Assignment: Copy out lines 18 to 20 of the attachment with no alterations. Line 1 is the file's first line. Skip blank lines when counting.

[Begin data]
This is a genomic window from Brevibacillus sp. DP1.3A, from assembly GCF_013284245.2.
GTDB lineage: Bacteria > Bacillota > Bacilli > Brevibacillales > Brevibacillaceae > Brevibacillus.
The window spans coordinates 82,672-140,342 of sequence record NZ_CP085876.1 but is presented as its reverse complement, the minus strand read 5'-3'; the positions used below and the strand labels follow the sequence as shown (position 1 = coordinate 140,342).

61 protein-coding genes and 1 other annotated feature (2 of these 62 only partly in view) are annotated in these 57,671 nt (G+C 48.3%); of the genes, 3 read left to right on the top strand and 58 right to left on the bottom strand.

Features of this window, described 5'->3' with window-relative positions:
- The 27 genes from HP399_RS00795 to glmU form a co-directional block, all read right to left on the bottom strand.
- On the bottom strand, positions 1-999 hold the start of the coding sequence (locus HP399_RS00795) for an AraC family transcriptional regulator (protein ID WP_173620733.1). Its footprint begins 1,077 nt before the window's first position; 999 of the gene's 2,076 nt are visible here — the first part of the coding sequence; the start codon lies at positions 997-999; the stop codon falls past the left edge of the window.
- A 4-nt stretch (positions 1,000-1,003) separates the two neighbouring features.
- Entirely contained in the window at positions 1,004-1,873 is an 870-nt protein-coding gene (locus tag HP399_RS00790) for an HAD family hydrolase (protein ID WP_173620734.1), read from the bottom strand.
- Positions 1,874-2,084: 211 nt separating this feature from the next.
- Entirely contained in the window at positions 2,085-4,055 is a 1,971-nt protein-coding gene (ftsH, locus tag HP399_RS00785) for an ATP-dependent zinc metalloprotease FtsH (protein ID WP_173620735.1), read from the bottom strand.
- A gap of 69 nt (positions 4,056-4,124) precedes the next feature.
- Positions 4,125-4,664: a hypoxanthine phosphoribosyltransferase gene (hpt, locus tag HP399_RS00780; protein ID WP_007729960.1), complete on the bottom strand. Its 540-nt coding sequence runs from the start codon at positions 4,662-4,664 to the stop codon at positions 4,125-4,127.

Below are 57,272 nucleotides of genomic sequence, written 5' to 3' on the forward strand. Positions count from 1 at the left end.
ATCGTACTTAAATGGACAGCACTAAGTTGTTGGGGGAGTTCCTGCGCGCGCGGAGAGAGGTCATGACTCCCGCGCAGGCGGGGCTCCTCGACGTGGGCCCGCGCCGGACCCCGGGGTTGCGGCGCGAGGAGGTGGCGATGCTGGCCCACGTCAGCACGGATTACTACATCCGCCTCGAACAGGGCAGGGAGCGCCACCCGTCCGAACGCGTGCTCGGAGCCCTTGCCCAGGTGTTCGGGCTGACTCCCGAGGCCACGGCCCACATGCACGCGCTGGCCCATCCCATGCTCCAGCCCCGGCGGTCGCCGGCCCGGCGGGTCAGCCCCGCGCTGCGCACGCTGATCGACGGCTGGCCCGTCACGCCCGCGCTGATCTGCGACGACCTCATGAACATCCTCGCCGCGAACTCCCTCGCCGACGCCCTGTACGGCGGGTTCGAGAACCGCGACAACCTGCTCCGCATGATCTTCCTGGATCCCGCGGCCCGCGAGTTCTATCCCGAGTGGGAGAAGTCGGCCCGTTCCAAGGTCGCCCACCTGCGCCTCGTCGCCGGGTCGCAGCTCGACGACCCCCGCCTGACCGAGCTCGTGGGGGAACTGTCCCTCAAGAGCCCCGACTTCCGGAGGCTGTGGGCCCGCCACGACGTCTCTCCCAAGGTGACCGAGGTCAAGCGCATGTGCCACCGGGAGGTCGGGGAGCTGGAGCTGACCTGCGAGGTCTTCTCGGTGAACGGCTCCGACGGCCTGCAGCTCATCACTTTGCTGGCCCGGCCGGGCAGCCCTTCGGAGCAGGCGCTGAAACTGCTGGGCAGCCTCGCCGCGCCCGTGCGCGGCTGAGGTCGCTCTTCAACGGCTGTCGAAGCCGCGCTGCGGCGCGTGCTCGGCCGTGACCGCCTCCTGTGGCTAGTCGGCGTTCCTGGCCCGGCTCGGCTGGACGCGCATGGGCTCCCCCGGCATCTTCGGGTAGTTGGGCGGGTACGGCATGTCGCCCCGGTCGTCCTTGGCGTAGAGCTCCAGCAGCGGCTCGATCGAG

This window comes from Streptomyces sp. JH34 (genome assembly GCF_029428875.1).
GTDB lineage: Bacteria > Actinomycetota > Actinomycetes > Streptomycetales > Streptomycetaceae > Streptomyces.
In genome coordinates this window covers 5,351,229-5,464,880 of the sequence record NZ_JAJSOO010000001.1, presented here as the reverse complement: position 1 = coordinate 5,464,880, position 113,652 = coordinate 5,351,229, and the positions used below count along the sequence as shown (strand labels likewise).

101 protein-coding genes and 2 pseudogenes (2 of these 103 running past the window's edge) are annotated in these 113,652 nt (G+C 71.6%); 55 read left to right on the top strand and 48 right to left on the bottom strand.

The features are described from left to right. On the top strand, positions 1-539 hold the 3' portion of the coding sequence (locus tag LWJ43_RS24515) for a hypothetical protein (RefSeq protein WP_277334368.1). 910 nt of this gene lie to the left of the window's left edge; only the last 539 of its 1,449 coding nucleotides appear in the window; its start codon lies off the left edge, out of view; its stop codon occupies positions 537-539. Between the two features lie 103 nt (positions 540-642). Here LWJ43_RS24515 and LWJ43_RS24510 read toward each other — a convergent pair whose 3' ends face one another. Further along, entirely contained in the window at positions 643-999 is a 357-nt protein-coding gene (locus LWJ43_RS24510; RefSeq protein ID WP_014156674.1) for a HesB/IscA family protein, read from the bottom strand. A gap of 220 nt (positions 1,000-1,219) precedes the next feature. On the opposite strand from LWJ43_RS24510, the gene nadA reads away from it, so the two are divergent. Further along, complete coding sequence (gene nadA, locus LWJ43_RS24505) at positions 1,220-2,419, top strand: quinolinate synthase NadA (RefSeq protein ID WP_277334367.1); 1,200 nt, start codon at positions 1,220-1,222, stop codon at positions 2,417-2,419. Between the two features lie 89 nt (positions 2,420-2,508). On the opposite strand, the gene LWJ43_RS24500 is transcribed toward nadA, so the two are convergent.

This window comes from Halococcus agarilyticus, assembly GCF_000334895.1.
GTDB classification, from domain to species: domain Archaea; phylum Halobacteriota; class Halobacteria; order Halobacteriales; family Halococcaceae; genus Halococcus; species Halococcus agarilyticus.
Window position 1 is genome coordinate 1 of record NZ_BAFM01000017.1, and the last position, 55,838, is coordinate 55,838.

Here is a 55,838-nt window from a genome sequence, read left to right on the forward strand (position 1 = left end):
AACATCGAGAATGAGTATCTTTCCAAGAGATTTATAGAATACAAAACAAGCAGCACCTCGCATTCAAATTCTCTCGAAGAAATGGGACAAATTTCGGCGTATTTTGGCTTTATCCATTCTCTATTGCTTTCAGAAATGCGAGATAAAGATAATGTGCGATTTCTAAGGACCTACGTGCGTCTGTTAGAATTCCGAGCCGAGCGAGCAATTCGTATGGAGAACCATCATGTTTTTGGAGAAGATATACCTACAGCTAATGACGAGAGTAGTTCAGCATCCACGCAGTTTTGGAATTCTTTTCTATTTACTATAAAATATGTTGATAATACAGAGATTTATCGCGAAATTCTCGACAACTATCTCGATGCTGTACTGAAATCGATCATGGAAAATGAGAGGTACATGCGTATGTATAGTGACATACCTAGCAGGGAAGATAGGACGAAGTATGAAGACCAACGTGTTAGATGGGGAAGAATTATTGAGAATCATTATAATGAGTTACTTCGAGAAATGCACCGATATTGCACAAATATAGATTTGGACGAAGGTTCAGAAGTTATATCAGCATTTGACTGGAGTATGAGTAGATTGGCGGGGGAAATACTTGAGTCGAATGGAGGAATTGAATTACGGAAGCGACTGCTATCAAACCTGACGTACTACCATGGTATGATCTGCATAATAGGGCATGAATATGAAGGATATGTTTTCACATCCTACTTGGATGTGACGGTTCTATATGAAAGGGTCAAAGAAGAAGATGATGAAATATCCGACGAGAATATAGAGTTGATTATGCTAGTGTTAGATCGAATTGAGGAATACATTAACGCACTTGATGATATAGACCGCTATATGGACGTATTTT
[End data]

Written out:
In genome coordinates this window covers 5,351,229-5,464,880 of the sequence record NZ_JAJSOO010000001.1, presented here as the reverse complement: position 1 = coordinate 5,464,880, position 113,652 = coordinate 5,351,229, and the positions used below count along the sequence as shown (strand labels likewise).

101 protein-coding genes and 2 pseudogenes (2 of these 103 running past the window's edge) are annotated in these 113,652 nt (G+C 71.6%); 55 read left to right on the top strand and 48 right to left on the bottom strand.

The features are described from left to right. On the top strand, positions 1-539 hold the 3' portion of the coding sequence (locus tag LWJ43_RS24515) for a hypothetical protein (RefSeq protein WP_277334368.1). 910 nt of this gene lie to the left of the window's left edge; only the last 539 of its 1,449 coding nucleotides appear in the window; its start codon lies off the left edge, out of view; its stop codon occupies positions 537-539. Between the two features lie 103 nt (positions 540-642). Here LWJ43_RS24515 and LWJ43_RS24510 read toward each other — a convergent pair whose 3' ends face one another. Further along, entirely contained in the window at positions 643-999 is a 357-nt protein-coding gene (locus LWJ43_RS24510; RefSeq protein ID WP_014156674.1) for a HesB/IscA family protein, read from the bottom strand. A gap of 220 nt (positions 1,000-1,219) precedes the next feature. On the opposite strand from LWJ43_RS24510, the gene nadA reads away from it, so the two are divergent. Further along, complete coding sequence (gene nadA, locus LWJ43_RS24505) at positions 1,220-2,419, top strand: quinolinate synthase NadA (RefSeq protein ID WP_277334367.1); 1,200 nt, start codon at positions 1,220-1,222, stop codon at positions 2,417-2,419. Between the two features lie 89 nt (positions 2,420-2,508). On the opposite strand, the gene LWJ43_RS24500 is transcribed toward nadA, so the two are convergent.